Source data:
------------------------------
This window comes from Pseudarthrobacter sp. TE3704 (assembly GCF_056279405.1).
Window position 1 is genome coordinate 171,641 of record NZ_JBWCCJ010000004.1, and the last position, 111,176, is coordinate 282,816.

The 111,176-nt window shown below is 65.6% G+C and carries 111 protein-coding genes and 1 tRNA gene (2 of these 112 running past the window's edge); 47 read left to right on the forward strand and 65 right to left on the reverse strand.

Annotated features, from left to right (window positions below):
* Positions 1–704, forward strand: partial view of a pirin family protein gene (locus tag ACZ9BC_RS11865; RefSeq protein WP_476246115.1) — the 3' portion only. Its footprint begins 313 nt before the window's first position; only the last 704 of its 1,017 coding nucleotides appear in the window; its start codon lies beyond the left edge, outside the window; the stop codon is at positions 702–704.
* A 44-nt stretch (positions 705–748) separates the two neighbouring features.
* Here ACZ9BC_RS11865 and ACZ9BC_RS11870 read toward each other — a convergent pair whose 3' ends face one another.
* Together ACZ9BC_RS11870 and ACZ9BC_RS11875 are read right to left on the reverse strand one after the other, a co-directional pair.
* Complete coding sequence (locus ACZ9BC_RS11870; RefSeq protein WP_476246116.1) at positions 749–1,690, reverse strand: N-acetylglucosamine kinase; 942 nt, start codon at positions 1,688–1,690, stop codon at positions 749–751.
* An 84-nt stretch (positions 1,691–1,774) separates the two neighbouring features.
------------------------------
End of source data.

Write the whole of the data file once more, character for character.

This window comes from Pseudarthrobacter sp. TE3704 (assembly GCF_056279405.1).
Window position 1 is genome coordinate 171,641 of record NZ_JBWCCJ010000004.1, and the last position, 111,176, is coordinate 282,816.

The 111,176-nt window shown below is 65.6% G+C and carries 111 protein-coding genes and 1 tRNA gene (2 of these 112 running past the window's edge); 47 read left to right on the forward strand and 65 right to left on the reverse strand.

Annotated features, from left to right (window positions below):
* Positions 1–704, forward strand: partial view of a pirin family protein gene (locus tag ACZ9BC_RS11865; RefSeq protein WP_476246115.1) — the 3' portion only. Its footprint begins 313 nt before the window's first position; only the last 704 of its 1,017 coding nucleotides appear in the window; its start codon lies beyond the left edge, outside the window; the stop codon is at positions 702–704.
* A 44-nt stretch (positions 705–748) separates the two neighbouring features.
* Here ACZ9BC_RS11865 and ACZ9BC_RS11870 read toward each other — a convergent pair whose 3' ends face one another.
* Together ACZ9BC_RS11870 and ACZ9BC_RS11875 are read right to left on the reverse strand one after the other, a co-directional pair.
* Complete coding sequence (locus ACZ9BC_RS11870; RefSeq protein WP_476246116.1) at positions 749–1,690, reverse strand: N-acetylglucosamine kinase; 942 nt, start codon at positions 1,688–1,690, stop codon at positions 749–751.
* An 84-nt stretch (positions 1,691–1,774) separates the two neighbouring features.